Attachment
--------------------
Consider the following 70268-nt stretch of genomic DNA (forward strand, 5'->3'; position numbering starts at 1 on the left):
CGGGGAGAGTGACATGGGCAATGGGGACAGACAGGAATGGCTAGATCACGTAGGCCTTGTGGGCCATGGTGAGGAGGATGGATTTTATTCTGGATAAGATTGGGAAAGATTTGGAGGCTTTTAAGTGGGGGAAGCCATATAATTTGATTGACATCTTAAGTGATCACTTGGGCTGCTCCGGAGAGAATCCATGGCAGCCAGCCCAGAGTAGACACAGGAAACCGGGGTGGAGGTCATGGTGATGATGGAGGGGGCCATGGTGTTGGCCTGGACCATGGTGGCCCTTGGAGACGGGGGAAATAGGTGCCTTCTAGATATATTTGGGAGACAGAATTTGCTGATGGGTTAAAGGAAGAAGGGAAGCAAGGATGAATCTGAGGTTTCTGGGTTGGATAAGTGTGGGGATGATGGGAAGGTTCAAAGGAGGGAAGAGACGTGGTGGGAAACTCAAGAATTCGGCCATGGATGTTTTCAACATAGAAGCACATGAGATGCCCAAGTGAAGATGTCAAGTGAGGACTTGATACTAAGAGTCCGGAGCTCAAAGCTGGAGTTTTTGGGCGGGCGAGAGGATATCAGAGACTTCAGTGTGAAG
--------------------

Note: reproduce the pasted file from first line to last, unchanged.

Consider the following 70268-nt stretch of genomic DNA (forward strand, 5'->3'; position numbering starts at 1 on the left):
CGGGGAGAGTGACATGGGCAATGGGGACAGACAGGAATGGCTAGATCACGTAGGCCTTGTGGGCCATGGTGAGGAGGATGGATTTTATTCTGGATAAGATTGGGAAAGATTTGGAGGCTTTTAAGTGGGGGAAGCCATATAATTTGATTGACATCTTAAGTGATCACTTGGGCTGCTCCGGAGAGAATCCATGGCAGCCAGCCCAGAGTAGACACAGGAAACCGGGGTGGAGGTCATGGTGATGATGGAGGGGGCCATGGTGTTGGCCTGGACCATGGTGGCCCTTGGAGACGGGGGAAATAGGTGCCTTCTAGATATATTTGGGAGACAGAATTTGCTGATGGGTTAAAGGAAGAAGGGAAGCAAGGATGAATCTGAGGTTTCTGGGTTGGATAAGTGTGGGGATGATGGGAAGGTTCAAAGGAGGGAAGAGACGTGGTGGGAAACTCAAGAATTCGGCCATGGATGTTTTCAACATAGAAGCACATGAGATGCCCAAGTGAAGATGTCAAGTGAGGACTTGATACTAAGAGTCCGGAGCTCAAAGCTGGAGTTTTTGGGCGGGCGAGAGGATATCAGAGACTTCAGTGTGAAG